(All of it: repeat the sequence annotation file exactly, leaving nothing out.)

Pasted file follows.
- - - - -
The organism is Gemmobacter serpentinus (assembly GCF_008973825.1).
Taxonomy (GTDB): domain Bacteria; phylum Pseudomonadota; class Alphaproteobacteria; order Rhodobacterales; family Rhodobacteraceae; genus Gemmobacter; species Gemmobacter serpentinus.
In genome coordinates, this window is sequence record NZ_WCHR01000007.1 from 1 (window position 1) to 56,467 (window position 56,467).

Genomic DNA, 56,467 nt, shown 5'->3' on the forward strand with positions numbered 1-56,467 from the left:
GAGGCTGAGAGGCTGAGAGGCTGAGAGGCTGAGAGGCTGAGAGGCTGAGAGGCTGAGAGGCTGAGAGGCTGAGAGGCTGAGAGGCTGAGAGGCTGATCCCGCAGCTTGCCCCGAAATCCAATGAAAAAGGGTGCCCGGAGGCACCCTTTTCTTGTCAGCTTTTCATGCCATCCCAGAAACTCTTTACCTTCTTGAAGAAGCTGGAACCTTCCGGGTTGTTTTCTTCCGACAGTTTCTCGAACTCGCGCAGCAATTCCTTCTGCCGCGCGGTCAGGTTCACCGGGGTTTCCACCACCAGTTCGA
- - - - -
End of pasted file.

The organism is Gemmobacter serpentinus (assembly GCF_008973825.1).
Taxonomy (GTDB): domain Bacteria; phylum Pseudomonadota; class Alphaproteobacteria; order Rhodobacterales; family Rhodobacteraceae; genus Gemmobacter; species Gemmobacter serpentinus.
In genome coordinates, this window is sequence record NZ_WCHR01000007.1 from 1 (window position 1) to 56,467 (window position 56,467).

Genomic DNA, 56,467 nt, shown 5'->3' on the forward strand with positions numbered 1-56,467 from the left:
GAGGCTGAGAGGCTGAGAGGCTGAGAGGCTGAGAGGCTGAGAGGCTGAGAGGCTGAGAGGCTGAGAGGCTGAGAGGCTGAGAGGCTGAGAGGCTGATCCCGCAGCTTGCCCCGAAATCCAATGAAAAAGGGTGCCCGGAGGCACCCTTTTCTTGTCAGCTTTTCATGCCATCCCAGAAACTCTTTACCTTCTTGAAGAAGCTGGAACCTTCCGGGTTGTTTTCTTCCGACAGTTTCTCGAACTCGCGCAGCAATTCCTTCTGCCGCGCGGTCAGGTTCACCGGGGTTTCCACCACCAGTTCGA